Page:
chapter  1
27 Pages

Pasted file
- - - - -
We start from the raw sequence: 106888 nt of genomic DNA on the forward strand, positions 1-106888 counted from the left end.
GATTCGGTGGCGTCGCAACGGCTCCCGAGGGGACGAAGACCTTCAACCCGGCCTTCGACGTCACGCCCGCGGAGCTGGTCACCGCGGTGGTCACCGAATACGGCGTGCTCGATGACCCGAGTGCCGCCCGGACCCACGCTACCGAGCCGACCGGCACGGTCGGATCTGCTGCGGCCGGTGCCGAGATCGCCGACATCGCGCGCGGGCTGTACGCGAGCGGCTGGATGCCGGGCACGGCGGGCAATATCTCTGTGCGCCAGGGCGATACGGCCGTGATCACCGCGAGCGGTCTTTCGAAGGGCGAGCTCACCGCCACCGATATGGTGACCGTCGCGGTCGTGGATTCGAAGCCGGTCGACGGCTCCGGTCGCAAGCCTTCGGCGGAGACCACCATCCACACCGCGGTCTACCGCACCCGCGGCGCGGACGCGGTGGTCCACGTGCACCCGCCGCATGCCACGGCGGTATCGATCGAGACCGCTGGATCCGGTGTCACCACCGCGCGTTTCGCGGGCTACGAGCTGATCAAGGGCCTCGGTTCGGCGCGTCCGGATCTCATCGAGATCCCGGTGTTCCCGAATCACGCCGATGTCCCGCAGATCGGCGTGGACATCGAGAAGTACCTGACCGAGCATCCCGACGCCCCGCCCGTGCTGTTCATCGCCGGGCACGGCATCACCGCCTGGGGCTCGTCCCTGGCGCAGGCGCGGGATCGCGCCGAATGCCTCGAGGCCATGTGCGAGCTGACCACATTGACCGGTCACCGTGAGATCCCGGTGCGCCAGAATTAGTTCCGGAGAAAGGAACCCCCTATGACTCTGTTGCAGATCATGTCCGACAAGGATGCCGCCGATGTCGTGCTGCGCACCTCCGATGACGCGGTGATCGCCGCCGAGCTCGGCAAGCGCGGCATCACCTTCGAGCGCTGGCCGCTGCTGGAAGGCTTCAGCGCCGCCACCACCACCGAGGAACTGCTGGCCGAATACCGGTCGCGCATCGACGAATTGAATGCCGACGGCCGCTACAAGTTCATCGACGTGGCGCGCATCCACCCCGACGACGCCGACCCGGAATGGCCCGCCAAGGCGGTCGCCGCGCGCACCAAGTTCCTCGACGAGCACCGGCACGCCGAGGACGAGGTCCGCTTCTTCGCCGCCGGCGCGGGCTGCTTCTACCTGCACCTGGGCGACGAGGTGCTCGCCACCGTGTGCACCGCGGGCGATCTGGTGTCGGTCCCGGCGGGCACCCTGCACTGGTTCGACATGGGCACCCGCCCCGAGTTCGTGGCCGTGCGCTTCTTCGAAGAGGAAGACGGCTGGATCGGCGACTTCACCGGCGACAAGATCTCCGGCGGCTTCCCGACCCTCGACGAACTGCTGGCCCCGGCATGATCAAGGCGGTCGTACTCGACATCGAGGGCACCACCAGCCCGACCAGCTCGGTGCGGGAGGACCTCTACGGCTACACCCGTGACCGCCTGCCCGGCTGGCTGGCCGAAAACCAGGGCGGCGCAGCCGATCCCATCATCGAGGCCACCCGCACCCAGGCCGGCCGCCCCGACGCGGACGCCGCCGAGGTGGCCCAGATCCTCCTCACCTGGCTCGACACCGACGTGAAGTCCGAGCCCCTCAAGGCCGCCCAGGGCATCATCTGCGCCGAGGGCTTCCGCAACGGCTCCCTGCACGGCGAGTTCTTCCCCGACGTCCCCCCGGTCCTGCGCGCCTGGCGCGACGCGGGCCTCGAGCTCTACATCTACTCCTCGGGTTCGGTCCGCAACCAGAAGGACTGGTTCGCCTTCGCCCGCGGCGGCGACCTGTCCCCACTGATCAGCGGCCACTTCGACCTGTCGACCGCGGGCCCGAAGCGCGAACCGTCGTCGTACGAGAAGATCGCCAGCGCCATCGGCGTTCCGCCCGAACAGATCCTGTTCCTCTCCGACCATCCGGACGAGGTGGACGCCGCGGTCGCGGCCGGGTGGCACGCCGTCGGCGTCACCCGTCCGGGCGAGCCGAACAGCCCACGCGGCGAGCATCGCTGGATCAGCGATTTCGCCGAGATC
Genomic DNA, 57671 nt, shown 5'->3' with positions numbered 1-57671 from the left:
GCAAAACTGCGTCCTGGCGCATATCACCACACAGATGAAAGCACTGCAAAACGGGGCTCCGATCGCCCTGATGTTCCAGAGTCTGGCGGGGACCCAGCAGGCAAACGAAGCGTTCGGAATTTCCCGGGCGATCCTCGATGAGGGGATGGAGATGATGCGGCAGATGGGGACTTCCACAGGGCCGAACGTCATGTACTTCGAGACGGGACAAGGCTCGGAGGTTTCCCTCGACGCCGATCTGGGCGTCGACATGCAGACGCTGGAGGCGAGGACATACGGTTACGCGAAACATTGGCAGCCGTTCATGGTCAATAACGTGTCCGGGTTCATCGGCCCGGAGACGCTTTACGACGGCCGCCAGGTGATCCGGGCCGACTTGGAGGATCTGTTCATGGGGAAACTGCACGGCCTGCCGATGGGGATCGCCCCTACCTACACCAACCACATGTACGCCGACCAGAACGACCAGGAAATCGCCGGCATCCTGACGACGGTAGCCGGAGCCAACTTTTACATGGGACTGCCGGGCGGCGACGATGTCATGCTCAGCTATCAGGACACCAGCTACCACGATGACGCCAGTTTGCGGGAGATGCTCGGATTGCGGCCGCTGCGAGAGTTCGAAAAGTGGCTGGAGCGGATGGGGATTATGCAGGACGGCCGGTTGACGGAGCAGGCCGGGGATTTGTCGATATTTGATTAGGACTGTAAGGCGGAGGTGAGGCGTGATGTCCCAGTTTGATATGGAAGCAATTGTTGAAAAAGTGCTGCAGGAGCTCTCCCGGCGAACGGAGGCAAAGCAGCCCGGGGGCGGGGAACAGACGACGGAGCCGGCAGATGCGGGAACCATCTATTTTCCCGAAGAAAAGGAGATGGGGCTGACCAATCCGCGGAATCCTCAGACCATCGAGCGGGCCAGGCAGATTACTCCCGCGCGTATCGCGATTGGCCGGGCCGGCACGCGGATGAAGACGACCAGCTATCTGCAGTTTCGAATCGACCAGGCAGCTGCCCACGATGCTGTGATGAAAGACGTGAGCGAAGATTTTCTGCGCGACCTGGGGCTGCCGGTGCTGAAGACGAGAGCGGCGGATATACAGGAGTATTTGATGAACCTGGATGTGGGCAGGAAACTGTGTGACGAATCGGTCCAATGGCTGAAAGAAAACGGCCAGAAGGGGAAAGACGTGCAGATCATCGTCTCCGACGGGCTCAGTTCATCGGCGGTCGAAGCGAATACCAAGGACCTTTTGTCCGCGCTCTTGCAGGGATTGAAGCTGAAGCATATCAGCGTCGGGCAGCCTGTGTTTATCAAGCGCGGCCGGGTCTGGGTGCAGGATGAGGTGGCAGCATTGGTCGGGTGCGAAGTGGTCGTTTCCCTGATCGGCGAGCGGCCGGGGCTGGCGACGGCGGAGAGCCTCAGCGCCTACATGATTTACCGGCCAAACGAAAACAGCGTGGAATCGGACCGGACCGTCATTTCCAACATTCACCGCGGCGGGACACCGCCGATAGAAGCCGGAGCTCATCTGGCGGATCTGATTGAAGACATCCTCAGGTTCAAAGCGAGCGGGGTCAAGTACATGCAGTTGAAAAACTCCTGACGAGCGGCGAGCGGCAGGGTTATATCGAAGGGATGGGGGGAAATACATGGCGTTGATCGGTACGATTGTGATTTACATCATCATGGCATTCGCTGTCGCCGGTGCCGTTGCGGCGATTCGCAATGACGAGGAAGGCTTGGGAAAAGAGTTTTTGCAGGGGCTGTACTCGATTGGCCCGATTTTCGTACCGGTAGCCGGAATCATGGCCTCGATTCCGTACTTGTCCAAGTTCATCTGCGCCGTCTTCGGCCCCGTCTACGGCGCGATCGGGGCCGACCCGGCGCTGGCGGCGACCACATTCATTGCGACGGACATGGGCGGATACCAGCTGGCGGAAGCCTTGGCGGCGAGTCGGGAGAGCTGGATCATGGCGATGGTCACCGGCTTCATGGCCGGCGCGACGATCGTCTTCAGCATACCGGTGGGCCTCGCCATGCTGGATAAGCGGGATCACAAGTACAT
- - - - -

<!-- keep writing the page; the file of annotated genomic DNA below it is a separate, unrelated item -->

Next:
In their own eyes, and those of others, the French since 1789 have been the revolutionary nation. This, in complete contrast with their image in the eighteenth century as a law-abiding and tranquil people, was the principal distinguishing characteristic of being French in the nineteenth century: for good or ill the turmoil begun in 1789 had made French society and the French nation what they were. The Revolution was ‘the only historical event that served as a chronological milestone for all French people . . . the great dividing point that separated the present from the past’.2 But every new political crisis made it seem clearer that ‘the Revolution’ - not a succession of separate events, but one single process - had not ended in 1795 or 1815.